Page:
I would have liked to take my time a little bit more, but I actually built the whole studio from the ground up (including all the carpentry) before beginning to record the album, and that took so long that I was behind schedule from the start (and it also took like 2 months to do all the tracking and basic edits).

Louder Than War: It’s your second album for Sacred Bones. What’s your relationship like with the label?

They are good people, they get what we’re doing, and they support us 100%! I have nothing but incredible things to say about them. It is an honor and a privilege to be part of their family.

Louder Than War: Tell me about the origins of Cult Of Youth.

This project is the culmination of many years of home recordings finally being made public in 2007 (I’d been home recording since around 1995). Making it public seemed to be the natural progression of things after a certain point. Doing so was one of the most rewarding things I have ever done, and it has changed my life for the better.

Louder Than War: You’re very much from a punk and industrial background. How do these roots inform your approach to making music?

It keeps me honest, and it keeps me grounded. You are never on a higher level than your fans, and every single person in the room is participating on an equal level.

Louder Than War: You’ve said that the indie-rock world is pure consumerism. How does your outlook on the music industry differ?

The music industry is characterized by all the mundane sycophants that we have to put up with in order to maintain the ability to do the things that we need to do.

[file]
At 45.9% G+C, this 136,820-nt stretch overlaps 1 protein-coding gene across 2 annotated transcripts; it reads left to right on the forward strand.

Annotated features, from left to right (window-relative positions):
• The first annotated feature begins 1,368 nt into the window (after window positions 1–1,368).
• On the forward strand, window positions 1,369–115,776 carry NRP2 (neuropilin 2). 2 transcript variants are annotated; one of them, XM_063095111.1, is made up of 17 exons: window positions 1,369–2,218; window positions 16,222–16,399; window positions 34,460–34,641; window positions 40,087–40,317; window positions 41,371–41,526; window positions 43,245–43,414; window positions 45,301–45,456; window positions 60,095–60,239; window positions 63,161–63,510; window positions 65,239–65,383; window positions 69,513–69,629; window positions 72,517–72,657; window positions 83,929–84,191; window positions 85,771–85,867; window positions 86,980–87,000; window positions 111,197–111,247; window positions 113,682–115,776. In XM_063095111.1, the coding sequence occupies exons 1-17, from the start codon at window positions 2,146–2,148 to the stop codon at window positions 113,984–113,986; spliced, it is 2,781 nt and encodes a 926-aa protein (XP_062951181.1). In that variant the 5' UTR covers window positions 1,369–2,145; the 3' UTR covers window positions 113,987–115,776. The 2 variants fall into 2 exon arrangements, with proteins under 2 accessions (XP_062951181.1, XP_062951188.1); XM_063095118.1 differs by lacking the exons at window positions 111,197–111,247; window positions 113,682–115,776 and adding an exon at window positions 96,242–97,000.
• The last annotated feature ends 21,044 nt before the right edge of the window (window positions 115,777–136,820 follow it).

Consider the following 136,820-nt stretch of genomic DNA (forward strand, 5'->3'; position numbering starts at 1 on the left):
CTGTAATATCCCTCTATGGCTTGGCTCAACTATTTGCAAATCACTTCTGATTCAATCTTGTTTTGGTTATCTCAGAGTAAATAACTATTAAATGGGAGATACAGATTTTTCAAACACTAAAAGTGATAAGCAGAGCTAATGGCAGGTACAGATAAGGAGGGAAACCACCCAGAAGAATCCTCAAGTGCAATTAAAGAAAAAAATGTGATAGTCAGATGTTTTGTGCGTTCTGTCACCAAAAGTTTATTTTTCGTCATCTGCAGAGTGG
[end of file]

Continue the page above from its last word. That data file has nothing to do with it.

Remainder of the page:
My outlook on music does not contain the word “industry”. It also does not contain the word “business” or “marketing”. Music is a vehicle through which like-minded peers can communicate with one another and it is often the catalyst for social gatherings in general. It possesses the ability to engage social change, and it can be the purest representation of the core values of a group of people.

Indie rock is rock star posturing for rich kids. It is ego driven, and it’s goals are selfish and essentially meaningless. It does not service any community, and it shares the same ideals as the straight world. It’s purpose is to create a lifeless facsimile of something that is real, and sell it to others as a form of entertainment.

Louder Than War: What’s the philosophy behind Cult Of Youth?

The purpose is to inspire people to question their conditioning and break free from the chains of oppression (even just a little bit). The way in which American society functions right now is dangerously unstable, and I fear it is taking a turn for the worse. I need to fight against it in one way or another, and I believe that every action in the name of justice brings us one step closer to a better future.

Louder Than War: How does running a record store influence you as a musician?

Doing the store allows me to meet and interact with many different artists from many different backgrounds – many of whom I would have never met otherwise. It keeps me engaged with my peers on a daily basis and provides a constant source of inspiration!

Louder Than War: What are your plans for the future?

Keep doing what I’m doing, but do it better!